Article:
Acknowledge that a school’s reputa- tion is governed by the people
that run it on a day to day basis. Ask friends and colleagues about their personal experiences of the school and its teaching staff. Does a genuine warm and welcoming com-
munity await your child? How easy is it to access teachers to discuss any issues? Were they satisfied with how staff dealt with any problems?
While friendship groups that have been established at primary school are important, recognise that these may not necessarily continue in a senior school setting. Aside from the obvious fact that as children mature, their choice of friends may change, there is also the practicality of larger senior schools putting children into different houses / sets so that in reality, existing friendships may be very difficult to maintain. Moving schools is a natural time to forge new friendships and sometimes, putting your child into a situation where he / she feels the need to be loyal to their old friends can prove stifling rather than reassuring.
Don’t be tempted to put your child through the stress of sitting entrance exams unless it is for a school that you / they believe to be absolutely one that ticks all the right boxes. Too often, children are taking entrance tests for a school that will only ever be the ‘fall back option’ and that is not in anyone’s best interests.
If your senior school choice is a boarding school rather than day school, your child’s input does be- come more critical as there will need to be greater emphasis on identify- ing a setting where your child will be comfortable and at home.
Ultimately the most important point to bear in mind is to choose a school exclusively with YOUR child in mind and to base your decision making on finding the right fit for the indi- vidual needs of your son / daughter. Be realistic about the chances of being awarded a place; if their scores are scraping the border line for the requirements set by the school do you really want your child to be faced with seven years of struggling in lessons?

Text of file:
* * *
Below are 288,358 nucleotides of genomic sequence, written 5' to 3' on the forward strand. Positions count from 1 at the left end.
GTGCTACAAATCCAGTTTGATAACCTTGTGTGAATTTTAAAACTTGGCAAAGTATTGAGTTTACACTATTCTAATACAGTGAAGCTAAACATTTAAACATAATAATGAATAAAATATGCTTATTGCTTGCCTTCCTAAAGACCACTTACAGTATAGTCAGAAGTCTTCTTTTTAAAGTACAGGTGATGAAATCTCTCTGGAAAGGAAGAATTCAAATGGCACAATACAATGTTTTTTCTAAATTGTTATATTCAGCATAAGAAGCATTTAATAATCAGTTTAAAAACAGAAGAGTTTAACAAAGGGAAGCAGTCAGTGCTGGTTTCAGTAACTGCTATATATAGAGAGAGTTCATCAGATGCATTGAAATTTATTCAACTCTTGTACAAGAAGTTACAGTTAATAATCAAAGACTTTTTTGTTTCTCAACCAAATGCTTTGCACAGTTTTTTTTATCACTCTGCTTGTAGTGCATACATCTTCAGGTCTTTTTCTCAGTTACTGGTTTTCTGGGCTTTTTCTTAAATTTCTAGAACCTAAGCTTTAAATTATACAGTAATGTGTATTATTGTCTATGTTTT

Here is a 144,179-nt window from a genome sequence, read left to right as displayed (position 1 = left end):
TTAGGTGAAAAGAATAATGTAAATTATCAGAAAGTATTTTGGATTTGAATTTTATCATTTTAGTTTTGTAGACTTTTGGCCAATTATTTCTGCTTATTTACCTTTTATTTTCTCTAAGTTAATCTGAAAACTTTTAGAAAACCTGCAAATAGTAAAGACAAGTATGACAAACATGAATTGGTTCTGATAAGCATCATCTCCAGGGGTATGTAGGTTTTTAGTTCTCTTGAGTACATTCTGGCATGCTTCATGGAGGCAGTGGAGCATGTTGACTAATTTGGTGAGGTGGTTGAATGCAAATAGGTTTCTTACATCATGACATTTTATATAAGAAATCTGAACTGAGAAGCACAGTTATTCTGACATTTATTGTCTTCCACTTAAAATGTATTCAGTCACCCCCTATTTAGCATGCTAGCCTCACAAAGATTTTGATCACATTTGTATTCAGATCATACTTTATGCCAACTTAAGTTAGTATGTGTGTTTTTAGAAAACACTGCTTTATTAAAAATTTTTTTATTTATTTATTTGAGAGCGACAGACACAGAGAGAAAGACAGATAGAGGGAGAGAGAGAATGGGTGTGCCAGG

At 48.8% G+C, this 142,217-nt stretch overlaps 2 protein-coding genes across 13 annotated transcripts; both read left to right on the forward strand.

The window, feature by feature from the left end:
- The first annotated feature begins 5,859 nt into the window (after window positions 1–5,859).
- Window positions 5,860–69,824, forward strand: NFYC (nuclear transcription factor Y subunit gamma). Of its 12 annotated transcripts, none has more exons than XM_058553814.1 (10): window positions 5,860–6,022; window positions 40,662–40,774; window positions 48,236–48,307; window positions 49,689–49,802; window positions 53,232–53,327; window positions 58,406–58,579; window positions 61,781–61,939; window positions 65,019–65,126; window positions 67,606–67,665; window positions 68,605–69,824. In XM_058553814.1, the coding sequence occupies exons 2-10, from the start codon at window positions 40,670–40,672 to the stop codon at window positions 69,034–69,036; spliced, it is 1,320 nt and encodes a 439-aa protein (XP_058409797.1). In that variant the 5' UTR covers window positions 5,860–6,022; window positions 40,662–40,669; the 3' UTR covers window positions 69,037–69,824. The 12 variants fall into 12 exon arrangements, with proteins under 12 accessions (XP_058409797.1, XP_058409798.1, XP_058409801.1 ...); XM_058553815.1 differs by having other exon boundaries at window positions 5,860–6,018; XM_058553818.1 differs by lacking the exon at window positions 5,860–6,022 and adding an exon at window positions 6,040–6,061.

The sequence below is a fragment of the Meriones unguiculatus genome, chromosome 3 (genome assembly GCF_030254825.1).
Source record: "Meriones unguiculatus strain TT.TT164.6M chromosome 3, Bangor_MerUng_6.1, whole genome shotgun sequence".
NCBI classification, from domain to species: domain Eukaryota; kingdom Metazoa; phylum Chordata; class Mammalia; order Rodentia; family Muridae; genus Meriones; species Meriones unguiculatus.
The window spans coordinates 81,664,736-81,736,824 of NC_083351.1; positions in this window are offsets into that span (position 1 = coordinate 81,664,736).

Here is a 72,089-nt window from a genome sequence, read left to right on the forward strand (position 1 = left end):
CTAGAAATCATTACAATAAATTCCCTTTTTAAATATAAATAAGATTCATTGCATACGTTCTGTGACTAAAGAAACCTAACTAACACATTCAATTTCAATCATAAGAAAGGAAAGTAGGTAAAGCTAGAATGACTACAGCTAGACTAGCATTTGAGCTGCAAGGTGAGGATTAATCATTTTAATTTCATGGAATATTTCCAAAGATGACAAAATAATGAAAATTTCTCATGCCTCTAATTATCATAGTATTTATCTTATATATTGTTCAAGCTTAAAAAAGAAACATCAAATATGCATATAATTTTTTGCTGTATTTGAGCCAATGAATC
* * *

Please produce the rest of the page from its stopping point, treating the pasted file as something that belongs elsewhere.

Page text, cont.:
Outside of the academic require- ments it is also key for parents to feel that the ethos of the school matches the values they hold dear. Regardless of any reputation for outstanding success, if the school does not share the same belief system that your child has been brought up with, then it will never provide the right environment for them to thrive.
Prep schools which offer a seamless transition to a sister senior school have their advantages. Obvious benefits include the child already knowing the school and be-
ing familiar with it (it is probable that the schools will have already undertaken some shared initiatives) and of course, a similar ethos. It is also quite likely that there will be an automatic entry opportunity, which removes the stress associated with entrance exams. However, tempting as it is to opt for the uncomplicated route, parents do need to carefully examine if this is the best choice for their child, not just the easy one!
The leap to senior school is always going to be a challenge. The role
of a parent is to ensure that the move represents an informed choice by providing the voice of reason and understanding based on one simple fact – an innate insight into the child’s needs and abilities and
a desire for them to thrive because they are happy and secure.
This means stepping up to being a child’s best parent. Not their best friend.
    20 Independent Schools Magazine